What is transhumanism. Is man becoming technology

What is transhumanism. Is man becoming a technology?

Scientists are one step away from a breakthrough. Elon Musk has already connected the brain of a pig to a computer a few months ago and he doesn’t intend to stop there. Transhumanism is not coming closer to us, however. This idea is already with us. Internet of Bodies raises new questions about human safety in the world of artificial intelligence.

The brain is a computer with the most perfect processor – a slogan that has become a bit of a truism, but still technology is not able to match the power of nature. Scientists agree that there is only one “but”. Man fails to live up to this enormous potential. And only a small part of the truth lies in the lack of willingness to cross further barriers. There is more truth in the car analogy. Ferrari’s engine will not give us a great profit if we put it in an outdated model bus. Justin Sanchez of Battelle Memorial Institute points out that we are limited in our perception and interaction with the world by the basic speed of our nervous system. But as it argues our brains could adapt to a non-human medium. Connecting the brain to a computer – transhumanism – is no longer just a product of writers’ or screenwriters’ fantasies.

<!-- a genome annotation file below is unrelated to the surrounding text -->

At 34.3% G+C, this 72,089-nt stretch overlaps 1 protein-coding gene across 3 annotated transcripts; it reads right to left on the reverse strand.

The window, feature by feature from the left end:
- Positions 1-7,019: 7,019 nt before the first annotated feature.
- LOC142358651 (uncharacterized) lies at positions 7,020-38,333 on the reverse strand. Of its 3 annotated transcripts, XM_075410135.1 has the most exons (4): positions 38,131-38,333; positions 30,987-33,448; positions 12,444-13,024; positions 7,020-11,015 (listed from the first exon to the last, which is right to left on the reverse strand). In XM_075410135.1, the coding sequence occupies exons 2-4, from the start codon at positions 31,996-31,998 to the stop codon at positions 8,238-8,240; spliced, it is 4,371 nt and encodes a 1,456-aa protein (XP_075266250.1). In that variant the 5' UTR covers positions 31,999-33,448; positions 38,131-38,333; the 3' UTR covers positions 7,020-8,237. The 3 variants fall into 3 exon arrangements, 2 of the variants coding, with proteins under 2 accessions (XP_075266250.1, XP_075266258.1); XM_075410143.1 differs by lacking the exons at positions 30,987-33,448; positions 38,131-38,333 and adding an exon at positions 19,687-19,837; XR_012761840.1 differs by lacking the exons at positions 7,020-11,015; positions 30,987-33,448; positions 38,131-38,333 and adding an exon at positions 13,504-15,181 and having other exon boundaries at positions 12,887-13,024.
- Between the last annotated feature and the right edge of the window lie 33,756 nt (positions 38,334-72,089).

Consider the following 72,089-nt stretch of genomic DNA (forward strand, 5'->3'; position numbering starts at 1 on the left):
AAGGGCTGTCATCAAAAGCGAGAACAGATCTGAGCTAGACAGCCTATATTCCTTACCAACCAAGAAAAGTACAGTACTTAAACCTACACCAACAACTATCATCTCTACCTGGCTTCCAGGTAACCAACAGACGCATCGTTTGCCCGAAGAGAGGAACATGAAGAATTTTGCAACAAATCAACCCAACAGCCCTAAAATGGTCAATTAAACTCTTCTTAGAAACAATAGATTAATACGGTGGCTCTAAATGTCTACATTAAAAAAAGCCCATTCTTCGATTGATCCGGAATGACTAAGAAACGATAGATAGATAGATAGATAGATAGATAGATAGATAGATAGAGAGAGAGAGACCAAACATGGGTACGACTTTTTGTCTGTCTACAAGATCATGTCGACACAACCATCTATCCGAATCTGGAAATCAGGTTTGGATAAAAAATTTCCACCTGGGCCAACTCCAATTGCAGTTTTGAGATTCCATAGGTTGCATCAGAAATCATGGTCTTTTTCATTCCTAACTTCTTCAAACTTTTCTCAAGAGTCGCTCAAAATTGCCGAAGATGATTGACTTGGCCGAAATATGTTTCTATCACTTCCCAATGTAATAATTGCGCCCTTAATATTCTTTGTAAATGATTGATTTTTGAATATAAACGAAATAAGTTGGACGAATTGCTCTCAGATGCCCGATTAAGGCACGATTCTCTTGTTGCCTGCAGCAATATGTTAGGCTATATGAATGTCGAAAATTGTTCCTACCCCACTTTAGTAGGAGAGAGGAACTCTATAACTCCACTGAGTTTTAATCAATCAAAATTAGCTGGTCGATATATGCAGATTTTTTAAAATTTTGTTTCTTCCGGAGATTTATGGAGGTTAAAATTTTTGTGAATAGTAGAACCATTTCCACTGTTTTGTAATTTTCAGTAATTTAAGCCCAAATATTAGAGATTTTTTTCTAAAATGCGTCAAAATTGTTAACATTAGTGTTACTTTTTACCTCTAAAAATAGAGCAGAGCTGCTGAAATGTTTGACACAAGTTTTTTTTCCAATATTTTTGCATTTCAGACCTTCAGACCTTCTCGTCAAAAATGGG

Understanding Machines – Understanding Humans

There are many definitions of transhumanism. One of it says it is the interaction of humans with machines, robots, computers or simply artificial intelligence. The distance between man and machine is shrinking, and in a sense people are becoming dependent on these systems without being able to e.g. make decisions without machine support. If we look at transhumanism in this way, it’s already the era we’re living in, which was presented to us in his stories and novels, for example by Stanislaw Lem,” he says Dr. Maciej Kawecki, an expert in new technologies and the president of the Lem Institute, who will speak at the Man 4 online conference on June 15.0 organized by SI-Consulting.